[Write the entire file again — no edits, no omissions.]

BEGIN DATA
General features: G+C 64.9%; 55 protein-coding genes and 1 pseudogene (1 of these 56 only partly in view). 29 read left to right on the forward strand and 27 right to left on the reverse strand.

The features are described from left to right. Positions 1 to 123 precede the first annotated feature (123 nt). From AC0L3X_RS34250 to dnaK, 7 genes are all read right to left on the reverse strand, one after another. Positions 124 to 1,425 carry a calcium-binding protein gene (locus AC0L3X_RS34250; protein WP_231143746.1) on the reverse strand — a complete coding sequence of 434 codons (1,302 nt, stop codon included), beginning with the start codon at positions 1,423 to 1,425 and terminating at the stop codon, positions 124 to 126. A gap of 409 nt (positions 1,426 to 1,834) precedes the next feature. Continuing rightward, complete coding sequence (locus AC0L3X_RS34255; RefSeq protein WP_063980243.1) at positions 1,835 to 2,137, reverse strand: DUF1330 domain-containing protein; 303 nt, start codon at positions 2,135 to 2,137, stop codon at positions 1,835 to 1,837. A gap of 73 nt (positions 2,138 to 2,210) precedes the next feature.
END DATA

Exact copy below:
General features: G+C 64.9%; 55 protein-coding genes and 1 pseudogene (1 of these 56 only partly in view). 29 read left to right on the forward strand and 27 right to left on the reverse strand.

The features are described from left to right. Positions 1 to 123 precede the first annotated feature (123 nt). From AC0L3X_RS34250 to dnaK, 7 genes are all read right to left on the reverse strand, one after another. Positions 124 to 1,425 carry a calcium-binding protein gene (locus AC0L3X_RS34250; protein WP_231143746.1) on the reverse strand — a complete coding sequence of 434 codons (1,302 nt, stop codon included), beginning with the start codon at positions 1,423 to 1,425 and terminating at the stop codon, positions 124 to 126. A gap of 409 nt (positions 1,426 to 1,834) precedes the next feature. Continuing rightward, complete coding sequence (locus AC0L3X_RS34255; RefSeq protein WP_063980243.1) at positions 1,835 to 2,137, reverse strand: DUF1330 domain-containing protein; 303 nt, start codon at positions 2,135 to 2,137, stop codon at positions 1,835 to 1,837. A gap of 73 nt (positions 2,138 to 2,210) precedes the next feature.